The burkini just keeps making waves. France’s highest administrative court has made it possible to overturn the bans implemented on the full-body swimsuit, the BBC reported today.

The court said the ban  in one Mediterranean town "seriously and clearly illegally breached fundamental freedoms," and the ruling could set precedent for other towns with similar bans. The burkini covers everything, but a person’s hands, feet and face.

On today's show, we'll talk about the possible demise of ITT Tech; a billion-dollar hit to Japan's pension fund; and the Port of Houston's efforts to gain some post-Panamax traffic.

 

At a recent campaign stop in Philadelphia, Senate Democratic candidate Katie McGinty faced a tough crowd: 4-year olds.

"Hi! How's everybody doin'?" McGinty said, as she entered the Western Learning Center, an early childhood program for local families.

McGinty stopped here Tuesday to tout her economic agenda with a small group of local parents, but first, it was story time.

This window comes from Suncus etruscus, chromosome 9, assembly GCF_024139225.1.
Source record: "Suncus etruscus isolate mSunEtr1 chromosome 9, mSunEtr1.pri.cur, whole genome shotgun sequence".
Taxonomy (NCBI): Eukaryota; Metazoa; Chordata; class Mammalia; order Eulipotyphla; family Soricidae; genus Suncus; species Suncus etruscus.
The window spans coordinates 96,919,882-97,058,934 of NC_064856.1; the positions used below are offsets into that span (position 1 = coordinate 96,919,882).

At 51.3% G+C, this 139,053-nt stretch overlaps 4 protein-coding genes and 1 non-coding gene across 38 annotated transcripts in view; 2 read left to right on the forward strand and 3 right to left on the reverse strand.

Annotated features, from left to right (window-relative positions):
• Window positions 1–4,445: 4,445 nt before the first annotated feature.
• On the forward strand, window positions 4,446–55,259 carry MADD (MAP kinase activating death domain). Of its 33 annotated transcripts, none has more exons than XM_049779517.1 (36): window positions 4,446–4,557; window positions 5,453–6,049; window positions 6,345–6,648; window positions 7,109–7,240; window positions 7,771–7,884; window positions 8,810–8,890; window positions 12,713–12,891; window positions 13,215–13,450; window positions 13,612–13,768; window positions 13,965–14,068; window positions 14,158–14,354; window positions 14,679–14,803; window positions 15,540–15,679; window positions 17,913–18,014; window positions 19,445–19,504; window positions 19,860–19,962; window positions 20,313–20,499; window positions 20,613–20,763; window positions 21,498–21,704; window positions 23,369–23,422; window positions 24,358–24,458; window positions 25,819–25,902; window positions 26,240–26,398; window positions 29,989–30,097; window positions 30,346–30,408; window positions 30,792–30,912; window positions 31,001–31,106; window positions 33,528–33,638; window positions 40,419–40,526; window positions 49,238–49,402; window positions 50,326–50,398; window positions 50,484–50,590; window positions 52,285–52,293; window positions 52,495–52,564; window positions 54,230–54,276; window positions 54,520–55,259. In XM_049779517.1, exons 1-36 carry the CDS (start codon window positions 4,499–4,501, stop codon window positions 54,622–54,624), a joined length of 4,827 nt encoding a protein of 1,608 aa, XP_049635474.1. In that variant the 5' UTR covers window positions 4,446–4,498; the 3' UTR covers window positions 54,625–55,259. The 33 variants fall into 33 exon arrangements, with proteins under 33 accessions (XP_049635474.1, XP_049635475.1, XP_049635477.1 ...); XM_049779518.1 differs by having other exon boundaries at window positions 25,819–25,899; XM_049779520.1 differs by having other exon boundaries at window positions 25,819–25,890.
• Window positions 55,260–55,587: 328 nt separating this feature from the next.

ITT.JPG
Andy Uhler

The U.S. Department of Education said Thursday that ITT Educational Services – which is the parent company of ITT Technical Institutes – can’t use federal financial aid to enroll new students anymore. It’s the latest in the department’s move to assert closer regulation on for-profit colleges.

Second grader Caedmon Craig is attempting to write in cursive and he's being helped by his mom. But a lot of erasing is happening at this kitchen table in Prattville, Ala. This school year Caedmon will be writing in cursive for the first time. For now he's only required to write his cursive letters separately, but he's ready for more.